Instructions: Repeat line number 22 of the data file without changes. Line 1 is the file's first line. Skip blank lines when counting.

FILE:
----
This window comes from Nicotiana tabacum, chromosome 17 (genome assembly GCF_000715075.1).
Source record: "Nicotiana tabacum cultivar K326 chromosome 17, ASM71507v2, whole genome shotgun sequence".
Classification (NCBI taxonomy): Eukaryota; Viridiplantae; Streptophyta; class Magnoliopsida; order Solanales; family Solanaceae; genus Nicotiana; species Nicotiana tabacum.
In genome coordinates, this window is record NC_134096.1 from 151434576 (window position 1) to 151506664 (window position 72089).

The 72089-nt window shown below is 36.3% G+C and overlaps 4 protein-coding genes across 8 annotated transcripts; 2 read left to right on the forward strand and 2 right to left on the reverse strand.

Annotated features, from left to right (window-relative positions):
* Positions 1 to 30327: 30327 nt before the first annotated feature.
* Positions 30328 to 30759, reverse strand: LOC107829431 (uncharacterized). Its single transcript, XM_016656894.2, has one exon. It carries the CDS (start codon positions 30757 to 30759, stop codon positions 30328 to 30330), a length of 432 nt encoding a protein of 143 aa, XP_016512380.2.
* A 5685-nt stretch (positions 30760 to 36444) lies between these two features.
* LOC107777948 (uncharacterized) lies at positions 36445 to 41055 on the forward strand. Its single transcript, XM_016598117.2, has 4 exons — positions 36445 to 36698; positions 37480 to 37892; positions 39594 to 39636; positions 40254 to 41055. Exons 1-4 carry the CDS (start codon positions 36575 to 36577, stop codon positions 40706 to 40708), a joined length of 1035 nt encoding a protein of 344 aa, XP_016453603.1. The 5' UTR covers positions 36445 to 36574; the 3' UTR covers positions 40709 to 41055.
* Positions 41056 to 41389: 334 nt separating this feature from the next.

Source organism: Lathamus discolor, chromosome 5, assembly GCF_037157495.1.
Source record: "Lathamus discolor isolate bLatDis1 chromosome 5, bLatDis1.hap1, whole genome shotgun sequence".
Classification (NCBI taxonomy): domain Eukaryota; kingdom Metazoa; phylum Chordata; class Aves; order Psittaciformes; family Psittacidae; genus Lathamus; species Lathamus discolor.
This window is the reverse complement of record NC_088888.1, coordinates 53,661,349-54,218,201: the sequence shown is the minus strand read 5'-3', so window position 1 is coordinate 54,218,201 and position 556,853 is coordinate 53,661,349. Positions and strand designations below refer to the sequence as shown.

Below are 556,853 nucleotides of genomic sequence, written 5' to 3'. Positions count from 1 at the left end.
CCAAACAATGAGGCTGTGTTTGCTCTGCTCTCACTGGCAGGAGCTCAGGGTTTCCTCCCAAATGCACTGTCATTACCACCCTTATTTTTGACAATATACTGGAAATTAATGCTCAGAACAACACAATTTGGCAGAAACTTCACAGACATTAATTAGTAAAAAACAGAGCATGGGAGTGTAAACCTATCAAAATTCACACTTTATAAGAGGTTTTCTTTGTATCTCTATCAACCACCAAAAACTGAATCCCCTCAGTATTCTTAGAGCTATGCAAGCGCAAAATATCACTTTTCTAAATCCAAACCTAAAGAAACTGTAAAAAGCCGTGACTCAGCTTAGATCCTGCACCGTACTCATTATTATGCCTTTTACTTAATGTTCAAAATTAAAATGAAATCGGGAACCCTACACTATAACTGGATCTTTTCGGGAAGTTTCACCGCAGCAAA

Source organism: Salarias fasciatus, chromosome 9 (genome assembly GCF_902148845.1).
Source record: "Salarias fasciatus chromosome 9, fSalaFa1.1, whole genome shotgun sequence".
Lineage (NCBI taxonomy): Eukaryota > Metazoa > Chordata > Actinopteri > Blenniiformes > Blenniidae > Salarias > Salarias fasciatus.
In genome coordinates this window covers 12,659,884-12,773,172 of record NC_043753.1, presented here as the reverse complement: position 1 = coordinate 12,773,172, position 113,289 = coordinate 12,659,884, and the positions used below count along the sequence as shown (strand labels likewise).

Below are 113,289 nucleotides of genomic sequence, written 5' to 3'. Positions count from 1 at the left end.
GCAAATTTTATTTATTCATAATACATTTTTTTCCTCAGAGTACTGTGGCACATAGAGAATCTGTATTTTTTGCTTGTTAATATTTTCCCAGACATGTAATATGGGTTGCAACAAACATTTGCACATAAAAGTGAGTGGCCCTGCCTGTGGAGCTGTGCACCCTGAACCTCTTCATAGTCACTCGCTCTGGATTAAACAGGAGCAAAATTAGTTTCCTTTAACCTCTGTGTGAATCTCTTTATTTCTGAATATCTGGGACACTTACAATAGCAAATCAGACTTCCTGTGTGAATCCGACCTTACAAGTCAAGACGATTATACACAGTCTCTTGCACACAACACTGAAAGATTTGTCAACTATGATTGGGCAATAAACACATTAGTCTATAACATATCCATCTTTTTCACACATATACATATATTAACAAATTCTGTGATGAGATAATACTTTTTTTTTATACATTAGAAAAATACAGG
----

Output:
Below are 113,289 nucleotides of genomic sequence, written 5' to 3'. Positions count from 1 at the left end.